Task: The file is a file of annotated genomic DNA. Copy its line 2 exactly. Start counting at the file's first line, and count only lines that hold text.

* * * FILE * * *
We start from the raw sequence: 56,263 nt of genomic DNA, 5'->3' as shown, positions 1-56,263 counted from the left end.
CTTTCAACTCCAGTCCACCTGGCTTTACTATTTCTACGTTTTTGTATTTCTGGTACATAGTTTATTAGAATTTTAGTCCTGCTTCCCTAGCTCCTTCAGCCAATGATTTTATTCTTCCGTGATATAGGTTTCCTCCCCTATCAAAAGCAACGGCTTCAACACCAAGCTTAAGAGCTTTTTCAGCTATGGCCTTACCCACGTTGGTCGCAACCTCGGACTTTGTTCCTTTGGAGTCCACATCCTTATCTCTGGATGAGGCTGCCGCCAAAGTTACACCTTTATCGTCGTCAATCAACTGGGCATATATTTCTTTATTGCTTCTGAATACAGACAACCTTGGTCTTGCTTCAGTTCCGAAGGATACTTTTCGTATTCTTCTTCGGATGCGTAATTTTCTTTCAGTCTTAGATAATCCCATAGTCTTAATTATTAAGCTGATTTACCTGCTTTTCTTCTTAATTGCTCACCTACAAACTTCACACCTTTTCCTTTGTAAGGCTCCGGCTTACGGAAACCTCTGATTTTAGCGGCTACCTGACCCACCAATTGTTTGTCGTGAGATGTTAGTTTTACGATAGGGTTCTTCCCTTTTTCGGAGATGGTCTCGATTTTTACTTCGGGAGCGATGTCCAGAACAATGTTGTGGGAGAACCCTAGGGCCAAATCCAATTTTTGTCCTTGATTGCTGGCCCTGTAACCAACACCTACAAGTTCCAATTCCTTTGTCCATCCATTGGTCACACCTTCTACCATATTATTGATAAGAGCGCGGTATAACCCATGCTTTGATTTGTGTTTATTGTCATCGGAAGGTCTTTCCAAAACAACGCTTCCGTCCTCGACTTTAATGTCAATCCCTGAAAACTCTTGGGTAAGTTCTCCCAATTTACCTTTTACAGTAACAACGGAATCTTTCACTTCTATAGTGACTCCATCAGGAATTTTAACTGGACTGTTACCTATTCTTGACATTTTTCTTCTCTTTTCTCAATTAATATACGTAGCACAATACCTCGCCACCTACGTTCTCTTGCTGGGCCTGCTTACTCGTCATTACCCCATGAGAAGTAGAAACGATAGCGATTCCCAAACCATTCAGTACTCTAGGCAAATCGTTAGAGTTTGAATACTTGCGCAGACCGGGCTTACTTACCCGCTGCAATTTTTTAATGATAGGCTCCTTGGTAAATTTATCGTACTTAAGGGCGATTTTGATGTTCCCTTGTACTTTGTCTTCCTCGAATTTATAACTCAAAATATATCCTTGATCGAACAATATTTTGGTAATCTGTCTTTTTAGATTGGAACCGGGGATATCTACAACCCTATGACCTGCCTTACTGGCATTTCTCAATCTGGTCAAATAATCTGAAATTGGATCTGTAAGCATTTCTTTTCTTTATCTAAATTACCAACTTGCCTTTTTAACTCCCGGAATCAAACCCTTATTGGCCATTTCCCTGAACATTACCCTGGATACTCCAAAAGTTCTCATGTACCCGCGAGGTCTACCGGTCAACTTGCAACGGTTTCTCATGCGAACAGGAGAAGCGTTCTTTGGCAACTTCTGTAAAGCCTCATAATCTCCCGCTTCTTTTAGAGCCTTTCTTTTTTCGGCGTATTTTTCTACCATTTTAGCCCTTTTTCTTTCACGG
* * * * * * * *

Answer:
CTTTCAACTCCAGTCCACCTGGCTTTACTATTTCTACGTTTTTGTATTTCTGGTACATAGTTTATTAGAATTTTAGTCCTGCTTCCCTAGCTCCTTCAGCCAATGATTTTATTCTTCCGTGATATAGGTTTCCTCCCCTATCAAAAGCAACGGCTTCAACACCAAGCTTAAGAGCTTTTTCAGCTATGGCCTTACCCACGTTGGTCGCAACCTCGGACTTTGTTCCTTTGGAGTCCACATCCTTATCTCTGGATGAGGCTGCCGCCAAAGTTACACCTTTATCGTCGTCAATCAACTGGGCATATATTTCTTTATTGCTTCTGAATACAGACAACCTTGGTCTTGCTTCAGTTCCGAAGGATACTTTTCGTATTCTTCTTCGGATGCGTAATTTTCTTTCAGTCTTAGATAATCCCATAGTCTTAATTATTAAGCTGATTTACCTGCTTTTCTTCTTAATTGCTCACCTACAAACTTCACACCTTTTCCTTTGTAAGGCTCCGGCTTACGGAAACCTCTGATTTTAGCGGCTACCTGACCCACCAATTGTTTGTCGTGAGATGTTAGTTTTACGATAGGGTTCTTCCCTTTTTCGGAGATGGTCTCGATTTTTACTTCGGGAGCGATGTCCAGAACAATGTTGTGGGAGAACCCTAGGGCCAAATCCAATTTTTGTCCTTGATTGCTGGCCCTGTAACCAACACCTACAAGTTCCAATTCCTTTGTCCATCCATTGGTCACACCTTCTACCATATTATTGATAAGAGCGCGGTATAACCCATGCTTTGATTTGTGTTTATTGTCATCGGAAGGTCTTTCCAAAACAACGCTTCCGTCCTCGACTTTAATGTCAATCCCTGAAAACTCTTGGGTAAGTTCTCCCAATTTACCTTTTACAGTAACAACGGAATCTTTCACTTCTATAGTGACTCCATCAGGAATTTTAACTGGACTGTTACCTATTCTTGACATTTTTCTTCTCTTTTCTCAATTAATATACGTAGCACAATACCTCGCCACCTACGTTCTCTTGCTGGGCCTGCTTACTCGTCATTACCCCATGAGAAGTAGAAACGATAGCGATTCCCAAACCATTCAGTACTCTAGGCAAATCGTTAGAGTTTGAATACTTGCGCAGACCGGGCTTACTTACCCGCTGCAATTTTTTAATGATAGGCTCCTTGGTAAATTTATCGTACTTAAGGGCGATTTTGATGTTCCCTTGTACTTTGTCTTCCTCGAATTTATAACTCAAAATATATCCTTGATCGAACAATATTTTGGTAATCTGTCTTTTTAGATTGGAACCGGGGATATCTACAACCCTATGACCTGCCTTACTGGCATTTCTCAATCTGGTCAAATAATCTGAAATTGGATCTGTAAGCATTTCTTTTCTTTATCTAAATTACCAACTTGCCTTTTTAACTCCCGGAATCAAACCCTTATTGGCCATTTCCCTGAACATTACCCTGGATACTCCAAAAGTTCTCATGTACCCGCGAGGTCTACCGGTCAACTTGCAACGGTTTCTCATGCGAACAGGAGAAGCGTTCTTTGGCAACTTCTGTAAAGCCTCATAATCTCCCGCTTCTTTTAGAGCCTTTCTTTTTTCGGCGTATTTTTCTACCATTTTAGCCCTTTTTCTTTCACGG